Bookworm finds a description of Obama in Jane Austen's 'Persuasion'

by CynthiaYockey on August 22, 2009

Over at Right Wing News, Bookworm has some apt then-and-now musings:

There’s a reason for my little extended meditation on Obama’s personality as it first appeared and as it actually is. For my own pleasure, I’ve been rereading Jane Austen’s Persuasion, which stands second only to Pride & Prejudice in my estimation. P&P is a youthful work about first chances. Persuasion, which was Austen’s last book, is a mature work about second chances.

Austen makes clear, though, that not all people are deserving of second chances. An important character in the book, although he doesn’t fully make an appearance until about halfway through is a Mr. Eliot, a cousin to the heroine, and the heir to her father, a baronet. Early in the book, Jane Austen explains that, in his 20s, this Mr. Eliot rudely ignored any family claims on him and, showing disrespect to the title in a class conscious age, married a “low born” woman simply for her money. Later in the book, he reappears in his 30s, ostensibly a changed character. All are charmed — except for Anne, the heroine, who does not trust him. Her suspicions prove to be true, when she learns from a reliable source that he was and is a debauched, immoral and cruel man.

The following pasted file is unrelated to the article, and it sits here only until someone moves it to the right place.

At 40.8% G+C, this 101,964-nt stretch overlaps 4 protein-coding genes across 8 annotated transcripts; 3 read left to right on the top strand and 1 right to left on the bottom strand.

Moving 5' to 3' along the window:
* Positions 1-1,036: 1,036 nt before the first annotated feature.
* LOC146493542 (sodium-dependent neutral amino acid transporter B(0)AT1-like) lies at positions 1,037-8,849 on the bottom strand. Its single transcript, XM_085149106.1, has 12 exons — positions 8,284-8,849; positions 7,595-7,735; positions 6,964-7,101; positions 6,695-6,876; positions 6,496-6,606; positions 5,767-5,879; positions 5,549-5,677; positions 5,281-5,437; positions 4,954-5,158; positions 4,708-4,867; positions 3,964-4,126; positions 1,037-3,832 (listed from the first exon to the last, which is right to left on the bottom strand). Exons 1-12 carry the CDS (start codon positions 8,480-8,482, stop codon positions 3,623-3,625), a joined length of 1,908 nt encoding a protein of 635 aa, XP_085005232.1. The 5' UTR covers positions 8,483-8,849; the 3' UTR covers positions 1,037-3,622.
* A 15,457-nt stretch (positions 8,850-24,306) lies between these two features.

Click here to read the whole thing and see the remarkable insight Austen displays into a character so remarkably like Obama.

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